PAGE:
• Need funding at a scale to make a difference

14
The Institutional Gaps, cont
  • 2) Federal Corporation for Engineering
    Demonstrations
  • Technology deployment engineering demonstrations
    will be needed in a series of energy areas
  • For ex., Carbon Sequestration looks like it will
    work but will require 3 to 5 major demonstrations
    in different geological areas, done to assure
    best operating practices and gain commercial
    efficiencies
  • Govt Corp. is a way of insulating from
    Congressional interference
  • Govt Corp. can help assure commercial
    involvement and projects that meet commercial
    standards

15
The Institutional Gaps, cont
  • 3) A Sematech for Manufacturing Process
    Efficiencies
  • Most new energy technologies face major cost
    challenges compared to established technologies
  • Cutting mfg. costs through process improvements
    and mfg. technologies is key to costs
  • Model - Sematech focus on semiconductor mfg.
    technology to make SC sector cost competitive
    world-wide
  • Many older models - machine-made interchangeable
    parts came from War Dept arsenal support in early
    19th century
  • Lower per-unit production costs key to economies
    of scale for new energy technologies
  • Effort could be managed through industry
    consortia around new energy sectors - like
    Sematech model

16
The Institutional Gaps, cont
  • 4) Financing for Production Scale-Up
  • Many sectors will need capital assistance to
    enable the rapid production scale-up for advanced
    energy efficiencies
  • Ex. in the auto sector, fleet turnover is 20
    years, and production scale up for new vehicles
    can add many years to that total. It takes years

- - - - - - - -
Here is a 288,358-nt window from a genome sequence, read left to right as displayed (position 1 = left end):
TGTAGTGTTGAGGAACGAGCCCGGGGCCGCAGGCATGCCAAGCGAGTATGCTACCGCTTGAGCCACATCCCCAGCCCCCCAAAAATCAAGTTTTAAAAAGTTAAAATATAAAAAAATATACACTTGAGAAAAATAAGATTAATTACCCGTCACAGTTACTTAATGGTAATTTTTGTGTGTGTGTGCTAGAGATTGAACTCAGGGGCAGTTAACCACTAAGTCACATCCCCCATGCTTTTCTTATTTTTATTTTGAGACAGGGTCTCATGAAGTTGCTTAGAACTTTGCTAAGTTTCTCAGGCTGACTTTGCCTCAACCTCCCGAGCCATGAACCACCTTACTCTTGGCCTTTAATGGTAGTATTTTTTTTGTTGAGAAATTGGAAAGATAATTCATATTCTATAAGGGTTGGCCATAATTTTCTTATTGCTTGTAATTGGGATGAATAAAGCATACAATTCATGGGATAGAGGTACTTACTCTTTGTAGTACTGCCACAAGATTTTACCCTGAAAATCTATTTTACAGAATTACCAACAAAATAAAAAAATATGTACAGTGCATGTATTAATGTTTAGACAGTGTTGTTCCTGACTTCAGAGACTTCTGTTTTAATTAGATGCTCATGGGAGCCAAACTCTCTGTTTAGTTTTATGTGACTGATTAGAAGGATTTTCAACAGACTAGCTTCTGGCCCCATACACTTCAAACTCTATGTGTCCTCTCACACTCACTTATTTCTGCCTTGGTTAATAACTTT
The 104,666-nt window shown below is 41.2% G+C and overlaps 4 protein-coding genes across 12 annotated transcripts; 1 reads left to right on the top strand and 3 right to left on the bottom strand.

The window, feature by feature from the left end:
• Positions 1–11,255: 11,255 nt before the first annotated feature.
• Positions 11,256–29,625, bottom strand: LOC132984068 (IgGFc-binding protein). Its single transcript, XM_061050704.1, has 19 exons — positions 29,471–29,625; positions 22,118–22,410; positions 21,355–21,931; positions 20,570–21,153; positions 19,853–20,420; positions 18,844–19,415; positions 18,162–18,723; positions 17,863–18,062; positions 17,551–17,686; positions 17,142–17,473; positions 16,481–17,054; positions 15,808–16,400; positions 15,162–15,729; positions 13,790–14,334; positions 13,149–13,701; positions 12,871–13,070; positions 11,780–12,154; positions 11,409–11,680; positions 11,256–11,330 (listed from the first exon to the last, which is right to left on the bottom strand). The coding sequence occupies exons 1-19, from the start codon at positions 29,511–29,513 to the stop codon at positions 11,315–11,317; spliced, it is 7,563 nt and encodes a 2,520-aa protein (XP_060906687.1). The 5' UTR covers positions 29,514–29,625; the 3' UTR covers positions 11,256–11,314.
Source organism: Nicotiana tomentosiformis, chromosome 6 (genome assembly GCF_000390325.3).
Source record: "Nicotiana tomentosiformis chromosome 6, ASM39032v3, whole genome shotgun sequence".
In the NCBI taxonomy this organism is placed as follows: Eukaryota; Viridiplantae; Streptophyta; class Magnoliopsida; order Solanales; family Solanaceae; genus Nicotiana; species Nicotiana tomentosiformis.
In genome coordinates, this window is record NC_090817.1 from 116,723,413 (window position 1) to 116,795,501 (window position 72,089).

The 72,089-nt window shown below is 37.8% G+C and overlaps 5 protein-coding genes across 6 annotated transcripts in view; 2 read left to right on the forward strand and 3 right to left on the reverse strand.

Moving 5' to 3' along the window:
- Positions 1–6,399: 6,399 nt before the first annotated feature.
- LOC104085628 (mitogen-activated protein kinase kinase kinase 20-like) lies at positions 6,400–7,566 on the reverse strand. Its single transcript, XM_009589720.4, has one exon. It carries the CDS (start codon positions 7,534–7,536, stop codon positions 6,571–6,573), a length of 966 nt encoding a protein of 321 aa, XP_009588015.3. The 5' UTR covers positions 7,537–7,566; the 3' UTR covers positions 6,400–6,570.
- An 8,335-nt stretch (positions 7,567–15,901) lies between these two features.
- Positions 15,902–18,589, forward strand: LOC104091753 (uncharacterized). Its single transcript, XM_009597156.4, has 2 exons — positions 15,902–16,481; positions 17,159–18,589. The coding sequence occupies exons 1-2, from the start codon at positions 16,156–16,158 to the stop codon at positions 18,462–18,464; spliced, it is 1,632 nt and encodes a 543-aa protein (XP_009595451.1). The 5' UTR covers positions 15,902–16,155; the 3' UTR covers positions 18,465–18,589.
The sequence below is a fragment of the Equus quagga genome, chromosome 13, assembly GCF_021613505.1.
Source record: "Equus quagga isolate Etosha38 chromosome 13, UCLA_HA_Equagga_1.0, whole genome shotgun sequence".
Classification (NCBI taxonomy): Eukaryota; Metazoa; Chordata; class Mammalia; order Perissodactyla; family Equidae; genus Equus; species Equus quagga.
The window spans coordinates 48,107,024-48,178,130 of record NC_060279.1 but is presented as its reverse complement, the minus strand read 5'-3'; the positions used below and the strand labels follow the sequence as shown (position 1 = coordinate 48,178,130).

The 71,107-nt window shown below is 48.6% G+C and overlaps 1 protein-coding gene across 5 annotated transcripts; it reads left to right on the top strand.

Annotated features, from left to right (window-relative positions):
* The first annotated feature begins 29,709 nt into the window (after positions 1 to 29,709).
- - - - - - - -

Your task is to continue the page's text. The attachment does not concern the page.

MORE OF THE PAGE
for new models based on existing auto technology
    to be launched - ex., Saturn
  • Federal corp. for low cost financing of new mfg.
    processes and equipment for new energy
    technologies could induce more rapid product
    transition

17
The Institutional Gaps, cont
  • 5) Collaboration between Private and Public
    Sectors
  • Industry Consortia with ties to govt will key to
    RD Front End as well as cooperation on the
    Back End
  • 6) Common packages of Back End incentives
  • We cant reinvent back end incentives for each
    new energy technology pathway, we will need
    common packages for groups of technologies
  • This will help promote technology neutrality
  • 7) The Roadmap
  • A think-tank, with access to private, academic,
    and public sector expert leaders on energy
    technologies, to develop a detailed roadmap for
    the requirements for the development and launch
    of particular energy-related innovations and to
    recommend policies to facilitate them, on the
    innovation front and back-end. The roadmapping
    would be a process, with ongoing and periodic
    updating.

18
Renewal of US Competitiveness Based on New
Energy?
  • Energy is a Multi-Trillion Sector
  • Major new investments will be flowing world-wide
    into new energy technology
  • If the US sits this out and lets other lead, it
    will miss out on these economc opportunities
  • And US innovation leadership is still so strong
    (last three half-century innovation waves led by
    the US) that it will be needed if we are to get
    to a 50 CO2 reduction by 2050
  • On the other hand
  • Will new energy create new functionality in the
    economy?
  • Economic growth comes from technological and
    related innovation (Solow) that improves
    productivity, therefore translates into a real
    gain in societal wealth
  • Can we play this out in energy as we did in IT?

19
Energy Technology and Economic Functionality
  • IT launched into a niche initally without
    competitive pressures front end and back end
    funded by the govt through DOD - transformed
    productivity, therefore raised societal wealth
  • Energy will be different
  • Energy wont change functionality
  • - autos will still be autos even if they plug in,
    electricity will still come from wall plugs to
    appliances
  • New energy wont necessarily lead to productivity
    gains - therefore it may not be the optimal
    economic growth investment
  • Not like IT that created entirely new
    functionality in the society

20
Energy and Economic Growth
  • We will be diverting a significant portion of our
    economic wealth into energy, but without the
    corresponding functionality/productivity gain
  • Unlike IT, an energy revolution will not
    necessarily pay for itself in the way IT created
    sectoral deflation and new productivity.
  • So although new energy is a sector we have to be
    in, dont oversell what new energy will do for
    economic growth